A message on the Freshbikes website thanked customers and said the closing was “due to circumstances outside of our control.”
Thank You For a Great 11 Years!
For the past 11 years, it has been our honor and our pleasure to serve you. Effective immediately, due to circumstances outside of our control, all Freshbikes locations are closing permanently.
A special thanks to Arlington County for supporting our Tuesday Night Ride through the years.
Lastly, we thank our our outstanding staff, as we couldn’t have done any of this without this team of dedicated professionals.
Scott & The Freshbikes Team
Electronics and gadget retailer Brookston closed its store in the Pentagon City mall over the weekend.
Signs in the store indicate that it closed Saturday after a 70 percent off clearance sale. Customers are encouraged to shop at Brookstone.com for their drone, electric scooter and Cordless Heated Gronk Shiatsu Massager needs.
The store’s shuttering appears to be one of a recent spate of closings for the company from coast to coast. It was located in one of the mall’s most heavy foot traffic areas, between the main entrance and the escalators to the food court.
The ongoing uncertainty over the future of Virginia Square outdoor store Casual Adventure could be close to resolution, according to its owner.
Owner Eric Stern told ARLnow that after receiving several extensions on its lease at 3451 Washington Blvd, the company is now close to signing a lease on a new location. Stern declined to go into specifics, but said there could be more progress in the near future.
He added that television commercials noting Casual Adventure’s lease extension are correct, but he did not say for how much longer it will last. The long-time outdoor retailer had been set to close last spring after 61 years in business. It first announced its closure last April.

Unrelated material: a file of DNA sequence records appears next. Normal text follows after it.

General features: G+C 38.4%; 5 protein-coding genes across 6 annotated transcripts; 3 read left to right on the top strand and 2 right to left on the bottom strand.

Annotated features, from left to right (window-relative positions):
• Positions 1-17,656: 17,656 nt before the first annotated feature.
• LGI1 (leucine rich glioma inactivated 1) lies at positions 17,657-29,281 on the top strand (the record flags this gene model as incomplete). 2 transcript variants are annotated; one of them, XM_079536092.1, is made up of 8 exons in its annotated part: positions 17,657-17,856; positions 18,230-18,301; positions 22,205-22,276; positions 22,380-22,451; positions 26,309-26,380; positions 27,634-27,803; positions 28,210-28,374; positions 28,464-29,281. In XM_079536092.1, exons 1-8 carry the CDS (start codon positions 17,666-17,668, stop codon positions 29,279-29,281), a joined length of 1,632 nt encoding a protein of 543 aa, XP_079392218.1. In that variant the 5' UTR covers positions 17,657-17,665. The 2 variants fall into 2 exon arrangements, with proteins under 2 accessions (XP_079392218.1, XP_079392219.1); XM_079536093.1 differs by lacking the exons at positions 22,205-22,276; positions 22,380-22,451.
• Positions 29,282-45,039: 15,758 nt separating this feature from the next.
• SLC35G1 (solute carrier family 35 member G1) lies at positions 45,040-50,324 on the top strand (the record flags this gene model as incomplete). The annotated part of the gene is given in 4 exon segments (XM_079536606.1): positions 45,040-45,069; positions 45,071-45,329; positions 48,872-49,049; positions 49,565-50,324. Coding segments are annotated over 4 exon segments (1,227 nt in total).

“We’re still in the process of getting it all signed and sealed,” Stern said. “We have a location in mind and a backup if it falls through.”
The store continues to be open as normal, with its winter stock marked down by as much as 70 percent off regular price. A sign also indicates that Casual Adventure is looking to hire new staff.
Furniture store Random Harvest has closed its location at 4522 Lee Highway.
The store, in the Lee Heights Shops, carried “an exceptional handpicked selection of furniture and accessories.” It closed just before the new year.
“It has been a pleasure to have been part of the Lee Heights community over the past 10 years,” a sign on the door reads. “But all good things must come to an end and this location of Random Harvest is now closed.”
The sign says the store’s inventory will transferred to the company’s remaining locations, in Bethesda, Georgetown and Alexandria. However, a 50 percent off “pop up sale” is planned at the Lee Highway store Jan 18-21 and 25-28.
The pharmacies at Rite Aid drug stores throughout Arlington County now have Walgreens branding, ahead of Walgreens finalizing its purchase of Rite Aid next year.
The Rite Aid stores in Pentagon Row (1301 S. Joyce Street), and on Columbia Pike and Lee Highway, all had signs added to reflect the switch to Walgreens pharmacies inside. There are other Rite Aids in Crystal City, Rosslyn and Westover.
Fortune magazine reported in October that Walgreens plans to close nearly 600 of the more-than 1,900 Rite Aid stores across the country as part of a $4.3 billion deal to buy the company.
That transaction will close in the spring, Fortune reported, after which some Rite Aid — and a few Walgreens — stores will be closed if they are within one mile of another drug store the company owns.
Beyond the changed branding for the pharmacy services, everything else appeared much the same in local Rite Aids.
Planning for Transportation Changes in Rosslyn — “Local officials are now partnering with developers to make more improvements to help convince the next big corporate tenant to pick Rosslyn.” [Bisnow]
Teavana to Remain Open — Set to close next year, the Teavana store at Pentagon City mall is now expected to remain open thanks to a judge’s ruling against parent company Starbucks. [Washington Business Journal]